Warrantless search of city streetlight camera footage does not violate Fourth Amendment

The PEOPLE, Plaintiff and Respondent, v.Kevin Eugene CARTWRIGHT, Defendant and Appellant. 317 Cal.Rptr.3d 472

Summary: The Court of Appeal held that police did not conduct a warrantless search when they accessed footage from city’s streetlight cameras that captured defendant’s image.

A jury convicted Cartwright of first degree murder with special circumstances.

The issue on appeal is whether the trial court erred in denying Cartwright’s motion to suppress video footage from the City of San Diego’s (City) “City IQ” streetlight camera program and evidence derived from that footage. The Court concluded that it did not and affirmed the judgment.

City IQ streetlight camera footage

An investigating detective accessed the City IQ streetlight camera footage. These cameras can not peer into businesses or residences and capture only the public right of way.They are in fixed position and located throughout downtown San Diego and other parts of the city. The devices capture “environmental data, like temperature, humidity, pressure, … traffic data, like car speeds, car counts, pedestrian data, bicycle data, and even video data.” The video feature creates high quality wide lens footage, but the devices do not record sound and do not act as gunshot detectors because the City did not “enable the microphones.” Footage is stored on each camera’s hard drive for five days; if it is not retrieved within five days, the camera records over the footage.

Video from the streetlight cameras showed which vehicle Cartwright drove to a flooring store where he murdered the store owner. Querying Department of Motor Vehicle records disclosed Cartwright as the owner of the vehicle. Police arrested Cartwright and, in a subsequent search, found evidence linking him to the robbery and homicide at the flooring store.

Cartwright moved to suppress the evidence obtained as a result of the streetlight camera footage. The trial court denied his motion.

Cartwright argued that the police conducted a warrantless search when they accessed streetlight camera footage maintained by City. He contends that without the footage the police would not have learned his identity and evidence that resulted from the streetlight camera footage is fruit of the poisonous tree.

Motion to Suppress

The standard of review of a motion to suppress is whether the trial court’s factual findings are supported by substantial evidence. (People v. Camacho (2003) 23 Cal.4th 824, 830.) A reviewing court exercises its independent judgment in determining whether a search occurred and was reasonable under the Fourth Amendment. (Camacho, at p. 830, 98 Cal.Rptr.2d 232.)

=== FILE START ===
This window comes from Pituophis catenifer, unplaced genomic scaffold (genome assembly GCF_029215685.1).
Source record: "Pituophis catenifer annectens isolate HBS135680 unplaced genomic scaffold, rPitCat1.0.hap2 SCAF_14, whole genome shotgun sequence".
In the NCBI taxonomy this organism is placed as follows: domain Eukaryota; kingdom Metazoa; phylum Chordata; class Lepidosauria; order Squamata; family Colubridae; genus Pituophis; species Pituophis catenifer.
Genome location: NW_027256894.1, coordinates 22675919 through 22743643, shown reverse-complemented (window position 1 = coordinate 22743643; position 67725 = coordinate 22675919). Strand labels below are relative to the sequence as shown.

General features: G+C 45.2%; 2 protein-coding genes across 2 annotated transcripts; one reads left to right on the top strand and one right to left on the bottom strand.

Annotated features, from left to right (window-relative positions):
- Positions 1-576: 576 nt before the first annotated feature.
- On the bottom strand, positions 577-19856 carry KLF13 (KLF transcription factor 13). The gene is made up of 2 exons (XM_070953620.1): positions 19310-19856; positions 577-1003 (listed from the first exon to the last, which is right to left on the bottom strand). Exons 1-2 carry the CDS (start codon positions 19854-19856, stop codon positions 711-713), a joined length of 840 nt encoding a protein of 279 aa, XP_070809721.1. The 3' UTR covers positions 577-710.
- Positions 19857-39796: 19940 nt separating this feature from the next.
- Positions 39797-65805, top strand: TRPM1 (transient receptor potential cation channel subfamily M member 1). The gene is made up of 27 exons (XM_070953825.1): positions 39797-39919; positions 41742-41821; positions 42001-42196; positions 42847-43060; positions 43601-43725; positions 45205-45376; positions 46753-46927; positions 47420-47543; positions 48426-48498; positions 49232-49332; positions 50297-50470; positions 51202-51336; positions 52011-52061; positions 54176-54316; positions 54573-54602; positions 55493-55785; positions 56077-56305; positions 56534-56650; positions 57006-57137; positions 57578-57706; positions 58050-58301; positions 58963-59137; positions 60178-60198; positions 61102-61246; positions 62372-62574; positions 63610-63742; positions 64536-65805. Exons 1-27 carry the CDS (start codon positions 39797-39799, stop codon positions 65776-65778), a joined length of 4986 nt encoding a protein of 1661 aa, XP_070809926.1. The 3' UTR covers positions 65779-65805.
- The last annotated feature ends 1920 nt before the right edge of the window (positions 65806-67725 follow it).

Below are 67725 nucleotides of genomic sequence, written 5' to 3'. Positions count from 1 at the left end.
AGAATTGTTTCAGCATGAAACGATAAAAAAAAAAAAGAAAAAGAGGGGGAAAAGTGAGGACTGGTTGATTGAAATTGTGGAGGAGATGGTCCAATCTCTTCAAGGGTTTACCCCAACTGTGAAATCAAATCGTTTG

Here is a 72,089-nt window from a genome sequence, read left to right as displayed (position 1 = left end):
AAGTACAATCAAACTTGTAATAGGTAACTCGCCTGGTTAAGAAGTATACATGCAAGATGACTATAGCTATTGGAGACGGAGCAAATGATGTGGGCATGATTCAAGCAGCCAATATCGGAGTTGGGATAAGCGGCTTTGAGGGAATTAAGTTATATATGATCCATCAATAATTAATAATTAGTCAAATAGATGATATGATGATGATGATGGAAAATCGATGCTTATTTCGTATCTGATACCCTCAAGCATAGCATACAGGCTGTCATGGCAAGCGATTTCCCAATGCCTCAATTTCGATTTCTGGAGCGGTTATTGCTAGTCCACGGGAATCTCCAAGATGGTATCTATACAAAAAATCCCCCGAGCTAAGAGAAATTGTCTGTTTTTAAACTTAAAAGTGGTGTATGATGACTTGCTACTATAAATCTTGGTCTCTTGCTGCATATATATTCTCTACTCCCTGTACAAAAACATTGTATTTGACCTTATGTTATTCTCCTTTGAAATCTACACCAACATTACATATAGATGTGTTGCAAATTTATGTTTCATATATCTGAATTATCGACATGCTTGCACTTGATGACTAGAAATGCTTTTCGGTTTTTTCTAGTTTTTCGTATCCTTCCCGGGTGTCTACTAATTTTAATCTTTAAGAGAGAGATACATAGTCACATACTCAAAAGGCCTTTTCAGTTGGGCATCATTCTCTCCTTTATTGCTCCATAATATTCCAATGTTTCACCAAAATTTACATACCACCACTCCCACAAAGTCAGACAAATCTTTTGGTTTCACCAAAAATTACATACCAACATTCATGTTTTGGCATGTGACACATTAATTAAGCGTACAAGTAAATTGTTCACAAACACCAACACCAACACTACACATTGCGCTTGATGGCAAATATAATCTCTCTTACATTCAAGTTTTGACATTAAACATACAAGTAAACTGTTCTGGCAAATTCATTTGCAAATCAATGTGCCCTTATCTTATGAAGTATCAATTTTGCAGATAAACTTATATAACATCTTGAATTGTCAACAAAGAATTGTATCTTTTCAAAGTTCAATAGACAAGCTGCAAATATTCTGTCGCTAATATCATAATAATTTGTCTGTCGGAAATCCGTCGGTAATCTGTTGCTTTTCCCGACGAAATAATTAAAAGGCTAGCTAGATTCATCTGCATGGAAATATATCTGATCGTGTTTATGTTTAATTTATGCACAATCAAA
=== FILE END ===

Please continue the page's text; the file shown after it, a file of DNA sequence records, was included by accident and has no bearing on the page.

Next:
The Fourth Amendment to the United States Constitution protects against unreasonable searches and seizures. (U.S. Const., 4th Amend.) It “protects an individual’s reasonable expectation of privacy against unreasonable intrusion  on the part of the government.” (People v. Jenkins (2000) 22 Cal.4th 900, 971.) For Fourth Amendment protection to apply, “ ‘a defendant must demonstrate that he personally has an expectation of privacy in the place searched, and that his expectation is reasonable.’ ” (Jenkins, at p. 972.) “ ‘In other words, the defendant must show that he or she had a subjective expectation of privacy that was objectively reasonable.’ ” (People v. Ayala (2000) 23 Cal.4th 225, 255.) Cartwright did not have an objectively reasonable expectation of privacy when he traversed a public right of way in downtown San Diego in the middle of a business day.

The United States Supreme Court in Carpenter specifically indicated that its holding was intended to be narrow and did not extend to “conventional surveillance techniques and tools, such as security cameras.” (Carpenter, supra, 138 S.Ct. at 2220.) Recordings from cameras that captured Cartwright’s movements in the downtown urban area in the middle of a weekday, do not rise to the same “unique nature of cell phone location records.”(Carpenter, at p. 2217.) Indeed, “ ‘[a] person traveling … on public thoroughfares has no reasonable expectation of privacy in his movements from one place to another.’ ” (Id. at p. 2215, quoting United States v. Knotts (1983) 460 U.S. 276, 281, 282.)

Here, the City’s camera program stands alone without aerial surveillance or even audio to integrate with the recordings captured by the streetlight cameras. The cameras do not reveal the transit patterns of people throughout the county. The information they capture is all information voluntarily conveyed to anyone in a public space.

Cartwright had no objectively reasonable expectation of privacy when he used the public streets and sidewalks downtown in a manner readily observable to passersby. The police did not conduct a “search” when they accessed footage from City’s streetlight cameras and, accordingly, there was no violation of the Fourth Amendment.

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